Based on how things went on the Phillies’ 3-7 road trip against Milwaukee, Minnesota and Colorado, any way a win comes is a good thing.
That’s even the case for Monday night’s 5-4 victory over the Washington Nationals in which the Phillies were poised to snatch defeat from the jaws of victory, only to come through with a walk-off win (see Instant Replay).
Fortunately for the Phillies, they aren’t being judged for style points.
“It feels good to come out and get a win, especially after this long road trip,” Monday night’s hero, Dom Brown, said.
Even in victory -- finally sealed on Brown’s two-out, walk-off single in the ninth -- the same old issues reared its heads, masking a lot of the good developments with frustration.
Perhaps it all starts with closer Jonathan Papelbon’s first blown save of the season, his first since Sept. 2, 2012 and just his fifth in 56 opportunities since joining the Phillies. Papelbon cruised through the bottom third of the Nats’ lineup and was one strike away from closing out the game on three different pitches until late-game replacement Chad Tracy popped a game-tying homer on an 0-2 pitch.
How rough was that one? Considering that the opposition was just 4 for 44 with 27 strikeouts and zero extra-base hits on 0-2 counts against Papelbon in the last two seasons, it was pretty rough.
Given how things had been going for the Phillies lately, Papelbon’s first blown save was an ominous sign.
That is until Brown told Papelbon the team was going to bail him out.
“Man, it’s very big, especially when Pap’s going out there and he’s been great for us,” Brown said. “[Tracy] got a tough pitch to hit and he hit it out. I told [Papelbon] that we’re gonna fight for him and we’re gonna come out and win.”
Brown and the Phillies had plenty of chances to give Papelbon some breathing room. In fact, lately the Phillies have been pretty good at getting men on base. Monday night’s game was no different.
The trouble, as has been well documented this season, has been getting those men on base home.
That refrain was again evident on Monday.
The Phillies had the bases loaded with one out in the third inning, two on and no outs in the eighth, and two on and one out in the ninth. In going just 3 for 12 with runners in scoring position, the Phils left seven runners on base in those situations.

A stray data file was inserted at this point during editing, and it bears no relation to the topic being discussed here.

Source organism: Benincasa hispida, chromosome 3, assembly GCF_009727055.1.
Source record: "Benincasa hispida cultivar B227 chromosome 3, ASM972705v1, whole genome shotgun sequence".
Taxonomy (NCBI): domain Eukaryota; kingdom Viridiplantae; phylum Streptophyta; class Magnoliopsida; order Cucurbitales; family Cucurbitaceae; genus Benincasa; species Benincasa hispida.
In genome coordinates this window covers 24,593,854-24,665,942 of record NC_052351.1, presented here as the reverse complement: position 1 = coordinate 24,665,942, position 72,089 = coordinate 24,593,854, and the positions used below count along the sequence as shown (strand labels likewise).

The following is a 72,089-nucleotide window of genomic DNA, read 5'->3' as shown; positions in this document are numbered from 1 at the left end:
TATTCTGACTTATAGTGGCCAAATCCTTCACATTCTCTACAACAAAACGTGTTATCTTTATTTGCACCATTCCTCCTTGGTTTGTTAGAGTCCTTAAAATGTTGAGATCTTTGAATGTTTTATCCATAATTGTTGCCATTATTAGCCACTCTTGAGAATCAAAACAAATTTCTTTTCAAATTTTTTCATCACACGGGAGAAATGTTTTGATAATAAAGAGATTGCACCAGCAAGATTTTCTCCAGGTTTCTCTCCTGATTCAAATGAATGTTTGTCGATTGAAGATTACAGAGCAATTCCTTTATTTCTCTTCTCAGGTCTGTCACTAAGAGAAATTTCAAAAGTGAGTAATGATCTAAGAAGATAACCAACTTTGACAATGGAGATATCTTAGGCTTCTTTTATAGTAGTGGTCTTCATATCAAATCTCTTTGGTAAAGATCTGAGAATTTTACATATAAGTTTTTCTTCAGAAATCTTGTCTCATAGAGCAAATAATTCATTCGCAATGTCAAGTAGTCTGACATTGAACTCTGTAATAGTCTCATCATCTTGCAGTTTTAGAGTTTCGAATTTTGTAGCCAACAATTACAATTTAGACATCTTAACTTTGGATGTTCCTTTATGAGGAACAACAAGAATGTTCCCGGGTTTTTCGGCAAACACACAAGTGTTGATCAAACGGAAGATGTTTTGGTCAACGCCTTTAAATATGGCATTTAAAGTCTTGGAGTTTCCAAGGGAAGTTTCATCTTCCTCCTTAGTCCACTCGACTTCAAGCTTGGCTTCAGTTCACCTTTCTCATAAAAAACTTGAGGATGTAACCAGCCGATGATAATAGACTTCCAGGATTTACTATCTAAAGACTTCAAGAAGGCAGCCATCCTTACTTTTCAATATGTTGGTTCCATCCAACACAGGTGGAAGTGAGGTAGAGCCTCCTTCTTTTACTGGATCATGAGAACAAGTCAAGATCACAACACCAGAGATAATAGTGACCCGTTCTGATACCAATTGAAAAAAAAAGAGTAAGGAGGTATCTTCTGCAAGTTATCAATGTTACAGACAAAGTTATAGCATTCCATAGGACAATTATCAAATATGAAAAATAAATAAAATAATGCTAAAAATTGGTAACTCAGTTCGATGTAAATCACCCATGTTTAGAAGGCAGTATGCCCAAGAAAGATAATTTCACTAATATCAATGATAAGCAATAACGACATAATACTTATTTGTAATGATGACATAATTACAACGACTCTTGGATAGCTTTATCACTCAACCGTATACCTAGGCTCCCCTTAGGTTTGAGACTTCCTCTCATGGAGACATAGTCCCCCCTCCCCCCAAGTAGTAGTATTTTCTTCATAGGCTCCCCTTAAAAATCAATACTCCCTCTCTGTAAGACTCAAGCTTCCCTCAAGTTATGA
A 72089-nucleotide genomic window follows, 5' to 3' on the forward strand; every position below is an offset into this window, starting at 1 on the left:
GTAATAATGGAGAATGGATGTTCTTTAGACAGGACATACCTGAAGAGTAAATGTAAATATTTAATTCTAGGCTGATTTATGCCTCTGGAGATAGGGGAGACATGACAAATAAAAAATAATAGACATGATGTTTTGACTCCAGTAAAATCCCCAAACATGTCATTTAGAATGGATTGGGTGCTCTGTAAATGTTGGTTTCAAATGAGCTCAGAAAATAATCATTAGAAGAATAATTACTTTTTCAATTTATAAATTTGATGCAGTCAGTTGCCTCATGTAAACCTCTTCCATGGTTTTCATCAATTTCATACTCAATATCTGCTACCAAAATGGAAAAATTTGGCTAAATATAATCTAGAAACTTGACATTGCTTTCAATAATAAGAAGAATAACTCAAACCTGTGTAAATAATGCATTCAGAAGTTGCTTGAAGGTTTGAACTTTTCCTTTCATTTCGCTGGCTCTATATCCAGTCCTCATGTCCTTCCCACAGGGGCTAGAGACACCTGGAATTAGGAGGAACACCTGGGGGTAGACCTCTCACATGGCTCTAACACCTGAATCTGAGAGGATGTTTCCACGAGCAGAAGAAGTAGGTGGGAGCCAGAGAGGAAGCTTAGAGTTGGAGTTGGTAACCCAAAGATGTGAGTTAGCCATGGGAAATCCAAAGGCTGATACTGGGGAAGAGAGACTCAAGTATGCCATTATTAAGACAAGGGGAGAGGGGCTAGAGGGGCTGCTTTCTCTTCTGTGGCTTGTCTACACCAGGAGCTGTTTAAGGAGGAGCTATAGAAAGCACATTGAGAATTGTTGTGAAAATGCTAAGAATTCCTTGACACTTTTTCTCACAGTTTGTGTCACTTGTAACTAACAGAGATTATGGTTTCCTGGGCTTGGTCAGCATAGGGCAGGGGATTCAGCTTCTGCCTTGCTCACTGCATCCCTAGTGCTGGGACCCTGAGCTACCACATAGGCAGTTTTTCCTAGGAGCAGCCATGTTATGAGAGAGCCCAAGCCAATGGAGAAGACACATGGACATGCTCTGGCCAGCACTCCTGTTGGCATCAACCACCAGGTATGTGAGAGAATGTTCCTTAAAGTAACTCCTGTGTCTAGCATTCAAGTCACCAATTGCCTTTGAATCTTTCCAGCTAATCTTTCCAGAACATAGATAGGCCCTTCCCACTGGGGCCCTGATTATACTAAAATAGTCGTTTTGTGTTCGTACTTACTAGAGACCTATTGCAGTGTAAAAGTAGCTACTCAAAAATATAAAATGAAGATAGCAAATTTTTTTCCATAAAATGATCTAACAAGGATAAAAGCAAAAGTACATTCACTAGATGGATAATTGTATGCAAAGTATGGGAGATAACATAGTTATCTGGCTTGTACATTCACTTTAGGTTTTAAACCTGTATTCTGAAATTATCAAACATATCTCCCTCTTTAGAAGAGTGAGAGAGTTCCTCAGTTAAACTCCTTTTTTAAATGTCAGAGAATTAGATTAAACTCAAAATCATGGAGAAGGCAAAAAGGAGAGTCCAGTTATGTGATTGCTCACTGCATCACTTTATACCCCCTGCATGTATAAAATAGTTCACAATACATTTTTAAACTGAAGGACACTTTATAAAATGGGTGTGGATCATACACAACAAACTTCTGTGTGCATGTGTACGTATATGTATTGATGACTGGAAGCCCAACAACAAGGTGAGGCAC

If it hadn’t been for an upper-deck homer from Ryan Howard to lead off the second and Delmon Young’s seeing-eye double with two outs in the third, runs would have been even tougher to come by.
Luckily for the Phillies, the Nationals had a tough time pushing runs across, too. Give the biggest credit to starting pitcher John Lannan and reliever Mike Stutes for that.
Lannan, in his first appearance for the Phillies in two months, was solid through five innings. He got eight outs on the ground, notched four strikeouts and in allowing a pair of runs on six hits, Lannan was in line for his first win as a Phillie and his first win since Sept. 26, 2012, when he beat the Phillies at Citizens Bank Park while pitching for the Nationals.
“I wish I would have went a little deeper into the ballgame, but you just look for progress,” Lannan said. “In the fifth inning, I felt pretty good.”
Lannan looked good in the fifth inning, too. In retiring the side in order on 15 pitches, Lannan got three straight groundouts against the Nats’ No. 2, 3 and 4 hitters. That was especially important because it allowed Stutes to face the bottom portion of the lineup for two innings.
After retiring six straight hitters, Stutes turned a two-run lead over to Mike Adams in the eighth with Papelbon getting loose for the ninth.
What could go wrong?
“The two innings that Stutes gave us were very big,” manager Charlie Manuel said. “He’s pretty good. He’s been throwing good.”
At 34-37, the Phillies are one game behind the Nationals and eight games behind the Braves in the NL East.
The Phillies and Nats continue their series on Tuesday night when Cliff Lee (8-2, 2.55) faces lefty Ross Detwiler (2-4, 3.02).
Lee has not faced the Nationals this season, but in eight career starts against them, the Phils’ lefty is 5-3 with a 2.51 ERA and 57 strikeouts in 57 1/3 innings.